State Sen. To Introduce Fracking Chemical Disclosure Bill
As we noted last March, Pennsylvania’s then-new shale gas law, Act 13, includes an oft-overlooked provision that would allow the state’s doctors to request information on fracking health hazards but would not allow them to share that information with anyone — including, as far as the language of the law makes clear, their patients.
Within a month of that fact becoming public, state Sen. Daylin Leach announced he planned on writing a bill which would “create a clearer and more comprehensive definition for the ‘medical necessity’ exemption under which drilling companies must immediately provide information requested if a health care professional can show the details are relevant to treatment or diagnosis of a patient.” He did. It went nowhere.
On Wednesday, Leach released a new memo to the state legislature, noting he will be re-introducing that bill to “clarify the rights and responsibilities of physicians and other health care professionals as set forth in the recently passed Act 13.”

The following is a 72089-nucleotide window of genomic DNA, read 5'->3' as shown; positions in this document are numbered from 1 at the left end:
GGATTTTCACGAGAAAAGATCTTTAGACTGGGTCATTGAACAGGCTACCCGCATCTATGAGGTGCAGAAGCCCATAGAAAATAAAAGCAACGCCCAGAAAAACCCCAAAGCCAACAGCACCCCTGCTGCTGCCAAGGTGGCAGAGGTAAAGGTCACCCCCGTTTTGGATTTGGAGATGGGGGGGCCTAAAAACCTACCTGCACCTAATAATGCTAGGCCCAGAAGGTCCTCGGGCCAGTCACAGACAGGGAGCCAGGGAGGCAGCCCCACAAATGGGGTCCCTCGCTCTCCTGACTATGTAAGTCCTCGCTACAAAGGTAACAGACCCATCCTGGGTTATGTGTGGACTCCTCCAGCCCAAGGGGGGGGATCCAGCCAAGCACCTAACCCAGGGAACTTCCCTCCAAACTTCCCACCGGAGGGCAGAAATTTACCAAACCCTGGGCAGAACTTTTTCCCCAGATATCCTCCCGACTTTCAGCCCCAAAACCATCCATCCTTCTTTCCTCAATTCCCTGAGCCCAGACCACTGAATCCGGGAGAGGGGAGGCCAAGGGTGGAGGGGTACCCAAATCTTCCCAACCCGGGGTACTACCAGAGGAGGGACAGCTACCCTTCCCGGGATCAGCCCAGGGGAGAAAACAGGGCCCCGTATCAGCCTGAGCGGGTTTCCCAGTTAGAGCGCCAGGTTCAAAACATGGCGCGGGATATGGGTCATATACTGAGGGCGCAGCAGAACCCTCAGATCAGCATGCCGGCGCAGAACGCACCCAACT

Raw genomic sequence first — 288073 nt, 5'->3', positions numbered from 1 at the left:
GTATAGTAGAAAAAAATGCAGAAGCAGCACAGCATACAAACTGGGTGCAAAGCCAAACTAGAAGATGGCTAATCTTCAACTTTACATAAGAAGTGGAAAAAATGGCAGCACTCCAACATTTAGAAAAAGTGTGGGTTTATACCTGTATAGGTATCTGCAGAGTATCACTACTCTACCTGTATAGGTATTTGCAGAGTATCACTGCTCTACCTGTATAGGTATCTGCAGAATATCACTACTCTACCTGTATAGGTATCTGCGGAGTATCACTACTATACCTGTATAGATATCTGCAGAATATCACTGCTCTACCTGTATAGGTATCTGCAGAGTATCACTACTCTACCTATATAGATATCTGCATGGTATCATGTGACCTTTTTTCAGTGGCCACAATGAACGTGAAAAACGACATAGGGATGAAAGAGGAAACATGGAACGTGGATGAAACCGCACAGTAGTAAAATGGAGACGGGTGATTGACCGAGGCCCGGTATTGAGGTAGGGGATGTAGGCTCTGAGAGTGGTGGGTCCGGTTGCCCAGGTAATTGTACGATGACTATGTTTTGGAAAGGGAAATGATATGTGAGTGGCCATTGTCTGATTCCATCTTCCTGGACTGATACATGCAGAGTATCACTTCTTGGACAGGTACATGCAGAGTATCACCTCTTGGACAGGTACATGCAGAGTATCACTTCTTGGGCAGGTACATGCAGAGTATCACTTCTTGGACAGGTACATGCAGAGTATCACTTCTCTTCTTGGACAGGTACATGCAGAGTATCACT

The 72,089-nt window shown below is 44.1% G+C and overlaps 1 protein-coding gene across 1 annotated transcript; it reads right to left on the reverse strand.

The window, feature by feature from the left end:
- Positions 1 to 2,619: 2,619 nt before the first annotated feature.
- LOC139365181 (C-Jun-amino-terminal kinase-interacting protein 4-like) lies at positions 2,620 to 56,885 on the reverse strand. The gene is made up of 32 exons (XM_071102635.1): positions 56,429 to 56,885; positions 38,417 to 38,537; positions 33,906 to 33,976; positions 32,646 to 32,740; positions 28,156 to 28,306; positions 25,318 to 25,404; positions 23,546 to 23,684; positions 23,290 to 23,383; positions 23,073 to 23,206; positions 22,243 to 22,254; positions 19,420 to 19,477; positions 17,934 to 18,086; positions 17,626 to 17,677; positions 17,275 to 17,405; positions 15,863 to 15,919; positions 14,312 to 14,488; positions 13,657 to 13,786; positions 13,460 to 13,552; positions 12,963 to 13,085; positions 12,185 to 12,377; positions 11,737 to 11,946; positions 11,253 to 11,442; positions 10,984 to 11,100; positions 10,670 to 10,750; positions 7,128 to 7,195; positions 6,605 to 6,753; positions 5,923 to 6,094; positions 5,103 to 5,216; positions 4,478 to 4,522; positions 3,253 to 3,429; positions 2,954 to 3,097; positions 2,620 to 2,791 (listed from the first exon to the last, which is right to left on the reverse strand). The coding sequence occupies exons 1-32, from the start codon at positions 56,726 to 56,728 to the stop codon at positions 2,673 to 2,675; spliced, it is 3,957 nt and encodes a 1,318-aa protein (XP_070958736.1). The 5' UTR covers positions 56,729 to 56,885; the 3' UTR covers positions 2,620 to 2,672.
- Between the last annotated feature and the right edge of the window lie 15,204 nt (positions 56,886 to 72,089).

He notes that the law, as it currently stands, “allows drilling companies to withhold from the public the composition of fracking fluid … if they deem it to be ‘proprietary information’” — and that ain’t right.
Gov. Corbett and others have repeatedly said that Leach is misinterpreting the law — that sure doctors can tell their patients whatever they need to! Leach’s response is straightforward: If this ambiguity in Act 13 wasn’t intended, then the governor and the legislature should be in favor of clarifying the language as he suggests.
As noted in his memo, Leach’s bill would (a) require gas companies to comply with health-care professionals’ requests for information regarding fracking fluid content, (b) allow health-care professionals to share that information with their patients, and c) if necessary, allow health-care professionals to share that information with “public health officials at the local, state or federal level, as well as, in the case of an emergency, the public-at-large.”
Fracking enthusiasts and energy trade organizations have repeatedly argued, both in print and video, that fracking is not dangerous and is only a benefit to the state’s economy. Most recently, the Independent Petroleum Association of America’s public relations firm, Energy in Depth, released a direct rebuttal to Matt Damon’s new movie Promised Land, which they’ve called “The Real Promised Land,” featuring a series of vignettes from local Pennsylvania, Ohio and Colorado business owners who have benefited from natural gas production.